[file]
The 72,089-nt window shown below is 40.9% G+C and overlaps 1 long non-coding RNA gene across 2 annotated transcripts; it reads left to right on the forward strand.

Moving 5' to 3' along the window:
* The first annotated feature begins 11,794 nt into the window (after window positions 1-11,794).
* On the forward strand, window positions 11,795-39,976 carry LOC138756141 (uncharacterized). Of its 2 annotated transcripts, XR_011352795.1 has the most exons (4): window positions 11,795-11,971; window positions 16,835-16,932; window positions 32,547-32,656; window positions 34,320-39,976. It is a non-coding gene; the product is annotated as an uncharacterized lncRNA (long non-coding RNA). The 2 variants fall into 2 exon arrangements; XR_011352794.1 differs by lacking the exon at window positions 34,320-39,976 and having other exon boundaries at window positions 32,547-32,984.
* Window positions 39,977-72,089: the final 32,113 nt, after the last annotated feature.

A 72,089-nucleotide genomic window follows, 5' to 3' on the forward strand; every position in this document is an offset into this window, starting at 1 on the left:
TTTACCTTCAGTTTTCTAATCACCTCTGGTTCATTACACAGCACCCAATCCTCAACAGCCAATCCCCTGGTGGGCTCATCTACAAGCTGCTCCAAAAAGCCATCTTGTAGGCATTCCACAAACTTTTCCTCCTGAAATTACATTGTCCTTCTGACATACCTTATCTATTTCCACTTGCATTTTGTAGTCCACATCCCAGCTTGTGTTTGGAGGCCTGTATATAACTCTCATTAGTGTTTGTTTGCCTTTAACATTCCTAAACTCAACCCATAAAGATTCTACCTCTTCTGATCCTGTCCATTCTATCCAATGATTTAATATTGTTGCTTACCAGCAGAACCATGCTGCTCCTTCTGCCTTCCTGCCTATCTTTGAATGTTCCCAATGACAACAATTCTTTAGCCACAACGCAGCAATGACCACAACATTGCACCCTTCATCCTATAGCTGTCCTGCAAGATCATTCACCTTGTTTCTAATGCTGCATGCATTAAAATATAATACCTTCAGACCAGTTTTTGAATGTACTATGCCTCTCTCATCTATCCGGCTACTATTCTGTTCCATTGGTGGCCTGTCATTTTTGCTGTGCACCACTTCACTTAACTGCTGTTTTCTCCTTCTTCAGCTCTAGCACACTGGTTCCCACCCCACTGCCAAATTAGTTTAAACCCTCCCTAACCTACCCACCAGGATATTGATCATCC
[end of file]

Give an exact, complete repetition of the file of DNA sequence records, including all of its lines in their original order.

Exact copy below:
The 72,089-nt window shown below is 40.9% G+C and overlaps 1 long non-coding RNA gene across 2 annotated transcripts; it reads left to right on the forward strand.

Moving 5' to 3' along the window:
* The first annotated feature begins 11,794 nt into the window (after window positions 1-11,794).
* On the forward strand, window positions 11,795-39,976 carry LOC138756141 (uncharacterized). Of its 2 annotated transcripts, XR_011352795.1 has the most exons (4): window positions 11,795-11,971; window positions 16,835-16,932; window positions 32,547-32,656; window positions 34,320-39,976. It is a non-coding gene; the product is annotated as an uncharacterized lncRNA (long non-coding RNA). The 2 variants fall into 2 exon arrangements; XR_011352794.1 differs by lacking the exon at window positions 34,320-39,976 and having other exon boundaries at window positions 32,547-32,984.
* Window positions 39,977-72,089: the final 32,113 nt, after the last annotated feature.

A 72,089-nucleotide genomic window follows, 5' to 3' on the forward strand; every position in this document is an offset into this window, starting at 1 on the left:
TTTACCTTCAGTTTTCTAATCACCTCTGGTTCATTACACAGCACCCAATCCTCAACAGCCAATCCCCTGGTGGGCTCATCTACAAGCTGCTCCAAAAAGCCATCTTGTAGGCATTCCACAAACTTTTCCTCCTGAAATTACATTGTCCTTCTGACATACCTTATCTATTTCCACTTGCATTTTGTAGTCCACATCCCAGCTTGTGTTTGGAGGCCTGTATATAACTCTCATTAGTGTTTGTTTGCCTTTAACATTCCTAAACTCAACCCATAAAGATTCTACCTCTTCTGATCCTGTCCATTCTATCCAATGATTTAATATTGTTGCTTACCAGCAGAACCATGCTGCTCCTTCTGCCTTCCTGCCTATCTTTGAATGTTCCCAATGACAACAATTCTTTAGCCACAACGCAGCAATGACCACAACATTGCACCCTTCATCCTATAGCTGTCCTGCAAGATCATTCACCTTGTTTCTAATGCTGCATGCATTAAAATATAATACCTTCAGACCAGTTTTTGAATGTACTATGCCTCTCTCATCTATCCGGCTACTATTCTGTTCCATTGGTGGCCTGTCATTTTTGCTGTGCACCACTTCACTTAACTGCTGTTTTCTCCTTCTTCAGCTCTAGCACACTGGTTCCCACCCCACTGCCAAATTAGTTTAAACCCTCCCTAACCTACCCACCAGGATATTGATCATCC